The US Federal Trade Commission (FTC) will look further into whether Google abuses the dominance of Android, The Wall Street Journal reported, extending an enquiry it began last year.
Though it is too early to determine whether the FTC will take legal action, the watchdog has been meeting with companies to address industry concerns, and has asked at least two unnamed firms to provide data.
The FTC may also want to access the evidence used by the European Commission, which just last week said Google broke EU antitrust rules. It accused Google of “stifling competition and innovation” and said the search giant used Android to impose unfair restrictions on device manufacturers and operators.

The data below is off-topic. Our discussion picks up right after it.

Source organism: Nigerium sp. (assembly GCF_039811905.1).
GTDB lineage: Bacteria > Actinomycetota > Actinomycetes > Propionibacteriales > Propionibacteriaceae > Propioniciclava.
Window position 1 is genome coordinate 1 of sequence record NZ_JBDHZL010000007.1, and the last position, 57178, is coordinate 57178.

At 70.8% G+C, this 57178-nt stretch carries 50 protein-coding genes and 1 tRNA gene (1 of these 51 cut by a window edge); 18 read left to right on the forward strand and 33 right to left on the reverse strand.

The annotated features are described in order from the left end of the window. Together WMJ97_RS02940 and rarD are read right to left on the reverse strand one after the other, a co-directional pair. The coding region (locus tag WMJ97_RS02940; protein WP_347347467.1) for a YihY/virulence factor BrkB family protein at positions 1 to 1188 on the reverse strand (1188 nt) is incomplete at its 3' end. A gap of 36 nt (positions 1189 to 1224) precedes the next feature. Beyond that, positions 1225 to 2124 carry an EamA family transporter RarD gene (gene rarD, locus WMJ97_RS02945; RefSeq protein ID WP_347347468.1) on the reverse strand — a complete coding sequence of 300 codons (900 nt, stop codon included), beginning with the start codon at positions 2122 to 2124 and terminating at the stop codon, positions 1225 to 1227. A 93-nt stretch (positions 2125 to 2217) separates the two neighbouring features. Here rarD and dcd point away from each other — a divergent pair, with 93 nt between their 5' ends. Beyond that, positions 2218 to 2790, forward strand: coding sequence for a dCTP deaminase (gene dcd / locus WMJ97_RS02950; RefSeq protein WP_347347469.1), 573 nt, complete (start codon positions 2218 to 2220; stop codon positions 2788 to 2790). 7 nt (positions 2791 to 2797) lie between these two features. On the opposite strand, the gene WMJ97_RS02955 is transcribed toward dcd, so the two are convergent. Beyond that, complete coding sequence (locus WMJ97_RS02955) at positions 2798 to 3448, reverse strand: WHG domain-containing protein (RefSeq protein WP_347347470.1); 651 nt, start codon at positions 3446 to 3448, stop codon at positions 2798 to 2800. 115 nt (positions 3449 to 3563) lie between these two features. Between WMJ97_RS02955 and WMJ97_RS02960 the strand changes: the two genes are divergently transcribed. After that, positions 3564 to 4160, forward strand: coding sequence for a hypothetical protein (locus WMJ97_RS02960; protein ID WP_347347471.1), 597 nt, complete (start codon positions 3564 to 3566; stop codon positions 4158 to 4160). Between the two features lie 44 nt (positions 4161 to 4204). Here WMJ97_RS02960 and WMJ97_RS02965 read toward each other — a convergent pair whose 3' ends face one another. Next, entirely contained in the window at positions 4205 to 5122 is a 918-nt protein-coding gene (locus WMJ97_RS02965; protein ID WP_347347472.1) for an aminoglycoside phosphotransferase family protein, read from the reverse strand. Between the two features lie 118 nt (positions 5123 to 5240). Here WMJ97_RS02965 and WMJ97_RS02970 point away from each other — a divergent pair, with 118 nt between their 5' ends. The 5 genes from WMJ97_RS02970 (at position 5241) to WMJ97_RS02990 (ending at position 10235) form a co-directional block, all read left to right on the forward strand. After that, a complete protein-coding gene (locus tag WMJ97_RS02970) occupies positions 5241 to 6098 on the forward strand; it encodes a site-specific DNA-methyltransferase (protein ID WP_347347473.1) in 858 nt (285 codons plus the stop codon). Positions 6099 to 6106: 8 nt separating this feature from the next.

The report claims the FTC may not reach the same verdict as the EU because Europe’s competition laws “give antitrust enforcers more power to take action against dominant companies” and because Android has greater market share in Europe than the US.
What’s more, US law may be lenient if the FTC found that Google had “legitimate business justifications” and its actions resulted in a better experience for users.
That may be why when back in 2013 the FTC investigated Google’s search activities, it decided not to take legal action.
Last month, the makers of 12 Android apps were sent a warning letter by the FTC because they included code which could enable third parties to monitor users’ TV viewing.